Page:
Cerebral Palsy Diagnosis

The process for diagnosing Cerebral Palsy is not a simple one. CP is a complex condition impacting each person differently; it cannot be overstated the unique, person-specific nature Cerebral Palsy has. Due to associative conditions that may be more pronounced, diagnosing CP may not even be on the radar of parents or doctors due to overlapping symptoms or a lack of awareness. However, getting your child a Cerebral Palsy diagnosis may be a crucial step in not only understanding his or her challenges, but also getting help in limiting how much CP impacts their life today and for decades to come.

The first step (figuratively and, as you can see below, literally) in a Cerebral Palsy diagnosis may, in fact, be your own ‘gut feeling’ or observations. Missed milestones are often the first red flag a parent may identify when trying to better understand their child and if ‘something is wrong.’ While challenges associated with Cerebral Palsy may be physical, verbal, mental, etc., parents should take action if they feel their child is not taking on challenges at the rate expected. This does not mean that every child should hit these milestones – children develop in different ways and some may come earlier or later. Instead, diagnosing Cerebral Palsy is sometimes only possible due to parents taking action and scheduling appointments for medical assessment.

This process of taking action can be extensive. The months it can take to schedule appointments, receive assessments, request a second opinion… the process can be exhausting but is essential. We have highlighted a 12-Step Diagnostic Process regarding Cerebral Palsy that highlights, in detail, the various components and requirements associated. Those 12 steps include:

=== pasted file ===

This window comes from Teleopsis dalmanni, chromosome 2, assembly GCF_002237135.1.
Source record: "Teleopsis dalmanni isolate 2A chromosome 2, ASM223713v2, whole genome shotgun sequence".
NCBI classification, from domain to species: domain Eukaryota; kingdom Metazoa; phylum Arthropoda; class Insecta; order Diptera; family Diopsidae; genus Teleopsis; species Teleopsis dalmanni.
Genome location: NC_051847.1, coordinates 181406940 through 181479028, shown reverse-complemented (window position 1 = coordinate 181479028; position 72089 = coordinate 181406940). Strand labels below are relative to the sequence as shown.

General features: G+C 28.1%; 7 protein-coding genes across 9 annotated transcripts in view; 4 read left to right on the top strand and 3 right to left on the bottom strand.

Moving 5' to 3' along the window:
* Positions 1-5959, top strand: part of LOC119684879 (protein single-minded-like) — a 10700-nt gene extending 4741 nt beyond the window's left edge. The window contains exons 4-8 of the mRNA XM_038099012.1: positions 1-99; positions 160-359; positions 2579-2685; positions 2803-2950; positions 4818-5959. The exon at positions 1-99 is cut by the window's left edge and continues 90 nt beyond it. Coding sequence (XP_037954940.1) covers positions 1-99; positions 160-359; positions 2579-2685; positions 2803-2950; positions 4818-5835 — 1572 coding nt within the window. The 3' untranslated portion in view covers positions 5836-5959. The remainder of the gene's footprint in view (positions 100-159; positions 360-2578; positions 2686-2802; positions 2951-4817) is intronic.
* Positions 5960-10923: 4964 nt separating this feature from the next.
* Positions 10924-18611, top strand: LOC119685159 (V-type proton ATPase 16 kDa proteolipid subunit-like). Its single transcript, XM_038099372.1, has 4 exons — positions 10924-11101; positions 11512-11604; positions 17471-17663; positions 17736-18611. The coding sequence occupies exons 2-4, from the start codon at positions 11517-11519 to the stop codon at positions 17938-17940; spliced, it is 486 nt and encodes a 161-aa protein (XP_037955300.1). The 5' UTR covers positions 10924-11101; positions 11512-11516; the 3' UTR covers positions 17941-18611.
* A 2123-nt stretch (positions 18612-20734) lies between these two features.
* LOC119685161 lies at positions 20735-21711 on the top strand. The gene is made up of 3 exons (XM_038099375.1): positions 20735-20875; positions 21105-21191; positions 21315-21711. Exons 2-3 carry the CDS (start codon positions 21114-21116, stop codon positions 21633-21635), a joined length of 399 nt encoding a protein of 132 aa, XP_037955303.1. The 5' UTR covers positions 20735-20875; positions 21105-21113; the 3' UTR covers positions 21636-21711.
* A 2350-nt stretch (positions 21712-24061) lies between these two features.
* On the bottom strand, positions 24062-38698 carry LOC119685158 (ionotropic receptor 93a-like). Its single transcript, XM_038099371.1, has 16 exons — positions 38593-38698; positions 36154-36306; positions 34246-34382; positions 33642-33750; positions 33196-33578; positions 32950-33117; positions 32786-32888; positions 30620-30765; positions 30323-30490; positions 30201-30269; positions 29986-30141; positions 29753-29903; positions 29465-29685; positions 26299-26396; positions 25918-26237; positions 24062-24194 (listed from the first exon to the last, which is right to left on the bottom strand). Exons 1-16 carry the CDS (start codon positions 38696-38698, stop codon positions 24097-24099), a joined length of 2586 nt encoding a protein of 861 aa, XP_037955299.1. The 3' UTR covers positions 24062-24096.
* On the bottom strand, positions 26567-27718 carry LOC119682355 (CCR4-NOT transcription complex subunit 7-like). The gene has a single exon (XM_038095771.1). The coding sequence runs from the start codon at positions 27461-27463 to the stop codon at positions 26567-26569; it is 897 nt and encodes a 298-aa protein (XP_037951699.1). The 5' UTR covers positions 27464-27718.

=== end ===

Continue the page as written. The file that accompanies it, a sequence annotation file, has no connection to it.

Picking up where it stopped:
Just from reading the title of each step, you can see that diagnosing Cerebral Palsy requires efforts on the part of a team, rather than just a single doctor or the parents themselves. It’s also important to note that a second opinion can be critical; while certain instances of medical malpractice may involve a doctor not wanting to be forthcoming on a Cerebral Palsy diagnosis, other doctors may simply not have the expertise or training to identify and diagnose CP.

Ultimately, your child’s Cerebral Palsy diagnosis should come from a medical professional and not a hunch. Getting your child the medical tests needed to begin ruling out other conditions and determining the severity and cause are critical parts of a Cerebral Palsy diagnosis that can greatly influence your child’s potential and future. For more information on getting started with your child’s diagnosis, call our care team at (800) 692-4453(800) 692-4453 FREE (or online). We have a wealth of FREE resources, including eBooks, aimed at helping you during this critical time for your child.